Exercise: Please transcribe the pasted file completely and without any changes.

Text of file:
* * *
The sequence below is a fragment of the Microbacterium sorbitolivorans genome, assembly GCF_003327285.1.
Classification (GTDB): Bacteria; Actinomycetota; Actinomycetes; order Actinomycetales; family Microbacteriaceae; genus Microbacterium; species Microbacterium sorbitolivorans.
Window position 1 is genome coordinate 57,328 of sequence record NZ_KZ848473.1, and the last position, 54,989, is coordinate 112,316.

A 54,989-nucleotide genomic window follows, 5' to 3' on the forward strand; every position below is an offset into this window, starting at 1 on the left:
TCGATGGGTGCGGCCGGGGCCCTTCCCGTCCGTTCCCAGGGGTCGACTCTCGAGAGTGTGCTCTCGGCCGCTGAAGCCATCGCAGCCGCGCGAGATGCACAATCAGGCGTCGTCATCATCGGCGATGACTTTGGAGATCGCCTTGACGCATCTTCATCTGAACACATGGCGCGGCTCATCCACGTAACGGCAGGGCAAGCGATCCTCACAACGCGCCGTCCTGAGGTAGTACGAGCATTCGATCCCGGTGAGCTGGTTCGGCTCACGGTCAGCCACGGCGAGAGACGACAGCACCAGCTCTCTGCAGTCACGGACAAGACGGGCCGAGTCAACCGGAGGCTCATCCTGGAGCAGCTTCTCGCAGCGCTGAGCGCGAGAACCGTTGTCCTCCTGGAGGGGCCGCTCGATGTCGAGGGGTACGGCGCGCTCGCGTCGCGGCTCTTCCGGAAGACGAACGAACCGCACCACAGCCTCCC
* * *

The sequence below is a fragment of the Microbacterium sorbitolivorans genome, assembly GCF_003327285.1.
Classification (GTDB): Bacteria; Actinomycetota; Actinomycetes; order Actinomycetales; family Microbacteriaceae; genus Microbacterium; species Microbacterium sorbitolivorans.
Window position 1 is genome coordinate 57,328 of sequence record NZ_KZ848473.1, and the last position, 54,989, is coordinate 112,316.

A 54,989-nucleotide genomic window follows, 5' to 3' on the forward strand; every position below is an offset into this window, starting at 1 on the left:
TCGATGGGTGCGGCCGGGGCCCTTCCCGTCCGTTCCCAGGGGTCGACTCTCGAGAGTGTGCTCTCGGCCGCTGAAGCCATCGCAGCCGCGCGAGATGCACAATCAGGCGTCGTCATCATCGGCGATGACTTTGGAGATCGCCTTGACGCATCTTCATCTGAACACATGGCGCGGCTCATCCACGTAACGGCAGGGCAAGCGATCCTCACAACGCGCCGTCCTGAGGTAGTACGAGCATTCGATCCCGGTGAGCTGGTTCGGCTCACGGTCAGCCACGGCGAGAGACGACAGCACCAGCTCTCTGCAGTCACGGACAAGACGGGCCGAGTCAACCGGAGGCTCATCCTGGAGCAGCTTCTCGCAGCGCTGAGCGCGAGAACCGTTGTCCTCCTGGAGGGGCCGCTCGATGTCGAGGGGTACGGCGCGCTCGCGTCGCGGCTCTTCCGGAAGACGAACGAACCGCACCACAGCCTCCC